The law amendment, proposed as part of a bill aimed at transposing the new European Electronic Communications Code, EEC, into national legislation, will likely increase the restrictive powers of the Romanian intelligence service.
“Proposing such legislative solutions for intercepting communications through the back door, avoiding any public debate, is not only deeply undemocratic but offensive,” warned Bogdan Manolea, director of the Association for Technology and Internet, APTI.
On December 22, meanwhile, the Facebook page of Romania’s Radio Iași shared an article entitled “pandemic of lies”. The article, originally published on an unknown website, was shared with a caption written by Nicolae Tomescu Stachie, editor-in-chief of Radio Iași. This was the first time that fake news about the pandemic was shared by a state-owned media outlet in Romania.
Another case, recorded on December 15, concerned the dismantling by the Directorate for Investigating Organized Crime and Corruption of a hacker group targeting casinos in Mures County in Transylvania. The hackers, who illegally made a profit of around € 35,000 over 18 months, had accessed the computer systems of various casinos and altered the data to obtain unfair bonuses.
On December 13, a further online incident involved Cristi Dănileț, a judge, who was removed from his post following the publication of two videos on TikTok. In one of the videos, Danilet, also a martial arts practitioner, was seen performing a martial arts exercise, while in the second he is seen cutting a garden hedge.
Dănileț, who is an activist and a vocal critic of rising political interference in the Romanian justice system, announced that he had appealed the decision both at home and internationally, also seeking the intervention of the European Court of Human Rights.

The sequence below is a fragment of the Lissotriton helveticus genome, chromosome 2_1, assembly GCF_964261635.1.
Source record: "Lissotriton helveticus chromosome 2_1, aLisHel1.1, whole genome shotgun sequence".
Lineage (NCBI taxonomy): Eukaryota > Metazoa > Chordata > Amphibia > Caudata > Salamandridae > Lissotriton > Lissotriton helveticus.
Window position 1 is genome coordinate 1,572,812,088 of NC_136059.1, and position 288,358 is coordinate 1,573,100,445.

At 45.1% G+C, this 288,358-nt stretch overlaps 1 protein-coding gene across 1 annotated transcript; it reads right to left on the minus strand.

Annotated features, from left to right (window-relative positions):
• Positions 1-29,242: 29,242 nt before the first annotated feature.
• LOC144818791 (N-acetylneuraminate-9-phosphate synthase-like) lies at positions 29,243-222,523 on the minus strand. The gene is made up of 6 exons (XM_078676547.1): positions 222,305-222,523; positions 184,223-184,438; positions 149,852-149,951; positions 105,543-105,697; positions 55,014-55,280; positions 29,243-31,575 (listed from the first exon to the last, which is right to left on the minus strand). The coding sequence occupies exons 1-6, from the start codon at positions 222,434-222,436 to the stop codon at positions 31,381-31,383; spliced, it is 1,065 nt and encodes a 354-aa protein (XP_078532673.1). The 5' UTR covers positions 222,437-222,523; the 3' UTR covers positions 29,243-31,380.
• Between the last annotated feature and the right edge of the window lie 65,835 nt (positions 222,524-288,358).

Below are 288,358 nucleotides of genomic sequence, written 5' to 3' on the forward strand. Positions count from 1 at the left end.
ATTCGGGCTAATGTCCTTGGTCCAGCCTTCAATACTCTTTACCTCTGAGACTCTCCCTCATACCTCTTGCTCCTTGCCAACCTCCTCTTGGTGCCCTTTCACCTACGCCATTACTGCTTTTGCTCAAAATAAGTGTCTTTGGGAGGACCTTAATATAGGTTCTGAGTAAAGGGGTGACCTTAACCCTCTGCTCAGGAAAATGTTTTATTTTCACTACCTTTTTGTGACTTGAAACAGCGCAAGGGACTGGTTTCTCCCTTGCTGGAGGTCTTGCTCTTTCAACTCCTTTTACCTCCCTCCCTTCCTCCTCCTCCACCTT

“Deeply concerned by Judge Danilet’s expulsion from the Romanian magistracy. An independent judiciary is essential for any democracy”, tweeted the US embassy in Bucharest.
Calls for war flood Bosnia’s digital environment.
More than 25 years after the signing of the 1995 Dayton Peace Agreement, which marked the end of the 1992-5 Bosnian war, Bosnia is still far from achieving both social and political stability.
Political antagonism and strong institutional ethnic divisions continue to haunt its digital environment as well. Two opposite scenarios, the definitive rupture of internal balances or a peaceful resolution, could characterize the coming year.
As Bosnia faces what some call its greatest existential threat of the post-war period, social networks and Facebook pay the roles of “echo chambers”, where calls for violence are frequent and rapidly go viral.